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Meaning of “go down ” in the English Dictionary

"go down " in British English

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go down

phrasal verb with go uk   /ɡəʊ/ us   /ɡoʊ/ verb present participle going, past tense went, past participle gone
  • (GO DOWN)

UK also go down sth to move down to a lower level or place: He went down on his knees and begged for forgiveness. He first went down the mines when he was 17. The plane went down (= fell to the ground because of an accident, bomb, etc.) ten minutes after take-off. Everyone took to the lifeboats when the ship started to go down (= sink). Could I have a glass of water to help these pills go down (= to help me swallow them)?

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  • (REACH)

to reach or go as far as: Its roots can go down three metres. This path goes down to the river. Go down to (= read as far as) the bottom of the page.

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go down

phrasal verb with go uk   /ɡəʊ/ us   /ɡoʊ/ verb present participle going, past tense went, past participle gone
  • (SUN)

B1 When the sun goes down, it moves down in the sky until it cannot be seen any more: On summer evenings we would sit on the veranda and watch the sun go down.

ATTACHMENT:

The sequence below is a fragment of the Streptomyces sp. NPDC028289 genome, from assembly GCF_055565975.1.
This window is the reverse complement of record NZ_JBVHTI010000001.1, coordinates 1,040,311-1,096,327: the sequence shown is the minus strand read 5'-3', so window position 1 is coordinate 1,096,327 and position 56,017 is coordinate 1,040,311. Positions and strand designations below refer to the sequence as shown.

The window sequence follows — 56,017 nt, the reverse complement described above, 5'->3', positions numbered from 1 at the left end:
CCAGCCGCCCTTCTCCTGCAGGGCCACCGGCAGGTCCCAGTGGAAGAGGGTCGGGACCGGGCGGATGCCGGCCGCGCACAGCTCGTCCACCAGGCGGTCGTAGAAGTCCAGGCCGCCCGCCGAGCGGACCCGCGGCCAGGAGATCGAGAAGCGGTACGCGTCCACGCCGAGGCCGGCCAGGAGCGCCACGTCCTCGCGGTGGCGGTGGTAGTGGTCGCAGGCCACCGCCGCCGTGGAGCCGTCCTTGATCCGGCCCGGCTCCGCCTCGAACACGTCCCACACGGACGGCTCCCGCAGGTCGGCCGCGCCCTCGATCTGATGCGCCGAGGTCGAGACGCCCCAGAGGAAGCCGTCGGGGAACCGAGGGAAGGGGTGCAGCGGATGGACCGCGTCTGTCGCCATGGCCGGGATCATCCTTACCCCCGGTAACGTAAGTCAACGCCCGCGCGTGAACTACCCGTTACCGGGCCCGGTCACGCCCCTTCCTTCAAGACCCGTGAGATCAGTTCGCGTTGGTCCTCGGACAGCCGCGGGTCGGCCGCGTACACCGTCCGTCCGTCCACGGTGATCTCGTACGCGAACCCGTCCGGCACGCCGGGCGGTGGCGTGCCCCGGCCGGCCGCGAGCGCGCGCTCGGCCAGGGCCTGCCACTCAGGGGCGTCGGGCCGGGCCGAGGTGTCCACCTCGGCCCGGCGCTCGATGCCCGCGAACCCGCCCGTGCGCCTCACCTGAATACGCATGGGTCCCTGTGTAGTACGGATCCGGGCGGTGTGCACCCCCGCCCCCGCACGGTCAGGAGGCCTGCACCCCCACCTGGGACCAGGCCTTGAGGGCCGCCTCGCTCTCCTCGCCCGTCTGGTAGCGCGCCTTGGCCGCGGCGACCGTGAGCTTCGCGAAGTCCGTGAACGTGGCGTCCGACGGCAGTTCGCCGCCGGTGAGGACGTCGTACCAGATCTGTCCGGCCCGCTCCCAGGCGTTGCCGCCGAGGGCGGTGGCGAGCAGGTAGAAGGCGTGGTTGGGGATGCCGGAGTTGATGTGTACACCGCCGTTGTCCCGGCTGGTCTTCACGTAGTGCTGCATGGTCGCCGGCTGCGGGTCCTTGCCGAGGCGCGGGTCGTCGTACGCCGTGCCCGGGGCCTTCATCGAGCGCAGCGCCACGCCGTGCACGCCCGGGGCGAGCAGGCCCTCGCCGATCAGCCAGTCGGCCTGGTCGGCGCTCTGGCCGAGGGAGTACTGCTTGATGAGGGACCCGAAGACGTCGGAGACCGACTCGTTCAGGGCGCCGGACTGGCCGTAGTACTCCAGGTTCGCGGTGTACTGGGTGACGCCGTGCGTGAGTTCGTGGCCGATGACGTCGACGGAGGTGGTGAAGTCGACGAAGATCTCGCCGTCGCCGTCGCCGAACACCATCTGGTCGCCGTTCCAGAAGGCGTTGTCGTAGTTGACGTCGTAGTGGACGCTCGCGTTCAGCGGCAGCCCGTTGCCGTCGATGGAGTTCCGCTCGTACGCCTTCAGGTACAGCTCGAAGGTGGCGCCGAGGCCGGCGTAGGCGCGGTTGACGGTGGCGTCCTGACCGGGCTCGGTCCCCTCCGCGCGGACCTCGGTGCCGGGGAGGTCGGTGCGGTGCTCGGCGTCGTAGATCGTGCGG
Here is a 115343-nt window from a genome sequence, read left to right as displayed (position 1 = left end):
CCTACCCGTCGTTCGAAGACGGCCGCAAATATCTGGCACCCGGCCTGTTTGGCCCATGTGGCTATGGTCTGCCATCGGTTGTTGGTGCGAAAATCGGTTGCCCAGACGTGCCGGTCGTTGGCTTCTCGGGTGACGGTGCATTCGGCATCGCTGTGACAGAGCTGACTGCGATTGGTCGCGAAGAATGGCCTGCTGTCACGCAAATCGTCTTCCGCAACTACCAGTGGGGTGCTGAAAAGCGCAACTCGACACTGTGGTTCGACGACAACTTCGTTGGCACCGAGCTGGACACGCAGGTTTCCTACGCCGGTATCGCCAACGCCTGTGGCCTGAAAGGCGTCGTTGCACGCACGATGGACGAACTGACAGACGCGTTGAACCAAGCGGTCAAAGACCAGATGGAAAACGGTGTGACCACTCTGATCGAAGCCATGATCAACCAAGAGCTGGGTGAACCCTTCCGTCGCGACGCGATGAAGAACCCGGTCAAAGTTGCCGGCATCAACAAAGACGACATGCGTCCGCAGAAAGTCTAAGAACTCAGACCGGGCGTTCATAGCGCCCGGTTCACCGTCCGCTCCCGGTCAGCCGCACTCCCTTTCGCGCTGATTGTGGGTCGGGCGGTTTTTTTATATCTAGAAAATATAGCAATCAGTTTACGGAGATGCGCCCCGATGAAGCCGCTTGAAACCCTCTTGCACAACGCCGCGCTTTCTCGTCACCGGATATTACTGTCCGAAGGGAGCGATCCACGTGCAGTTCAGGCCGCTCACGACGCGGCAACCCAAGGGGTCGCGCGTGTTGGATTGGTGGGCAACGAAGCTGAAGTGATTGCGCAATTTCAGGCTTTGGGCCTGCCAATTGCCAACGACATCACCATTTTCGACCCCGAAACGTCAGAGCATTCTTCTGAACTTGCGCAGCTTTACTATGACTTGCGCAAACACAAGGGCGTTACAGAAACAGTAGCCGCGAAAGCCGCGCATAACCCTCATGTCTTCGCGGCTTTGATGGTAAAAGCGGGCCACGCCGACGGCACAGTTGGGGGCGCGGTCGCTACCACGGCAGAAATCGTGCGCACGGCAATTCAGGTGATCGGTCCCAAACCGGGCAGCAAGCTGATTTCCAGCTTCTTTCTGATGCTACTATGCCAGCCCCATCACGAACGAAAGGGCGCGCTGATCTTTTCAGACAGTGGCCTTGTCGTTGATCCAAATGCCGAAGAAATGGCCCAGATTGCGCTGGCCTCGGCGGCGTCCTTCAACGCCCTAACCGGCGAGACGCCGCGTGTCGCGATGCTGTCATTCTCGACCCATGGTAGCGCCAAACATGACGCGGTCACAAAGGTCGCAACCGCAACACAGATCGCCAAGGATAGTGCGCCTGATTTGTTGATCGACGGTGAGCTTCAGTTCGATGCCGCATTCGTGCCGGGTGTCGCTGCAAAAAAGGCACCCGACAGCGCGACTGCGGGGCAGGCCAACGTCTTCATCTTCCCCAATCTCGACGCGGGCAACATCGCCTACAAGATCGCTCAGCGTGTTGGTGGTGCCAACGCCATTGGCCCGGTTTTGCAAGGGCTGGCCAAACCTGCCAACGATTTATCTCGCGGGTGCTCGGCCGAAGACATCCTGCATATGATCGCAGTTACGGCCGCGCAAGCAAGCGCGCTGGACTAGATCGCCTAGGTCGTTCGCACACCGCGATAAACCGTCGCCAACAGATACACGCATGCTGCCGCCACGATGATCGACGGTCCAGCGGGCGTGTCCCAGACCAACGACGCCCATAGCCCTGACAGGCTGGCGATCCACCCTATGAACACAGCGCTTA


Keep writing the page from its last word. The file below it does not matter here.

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  • (BE REDUCED)

B1 to be reduced in price, value, amount, quality, level, or size: The temperature went down to minus ten last night. The company's shares went down 7p to 53p. The swelling's gone down but there's still a lot of bruising. He went down in my estimation when he started trying to be a singer as well as an actor.

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(Definition of go down from the Cambridge Advanced Learner’s Dictionary & Thesaurus © Cambridge University Press)

"go down" in Business English

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go down

phrasal verb with go uk   /ɡəʊ/ us   verb going, went, gone
[I] to become less in amount, value, etc.: go down (sth) to sth The company's shares went down 7p to 53p.
[I] IT if a computer system goes down, it stops working: The battery should prevent the computer system from going down in the event of a power cut.
(Definition of go down from the Cambridge Business English Dictionary © Cambridge University Press)
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“go down ” in British English

    “go down ” in Business English

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      by Liz Walter Enough is a very common word, but it is easy to make mistakes with it. You need to be careful about its position in a sentence, and the prepositions or verb patterns that come after it. I’ll start with the position of enough in the sentence. When we use it with a noun,

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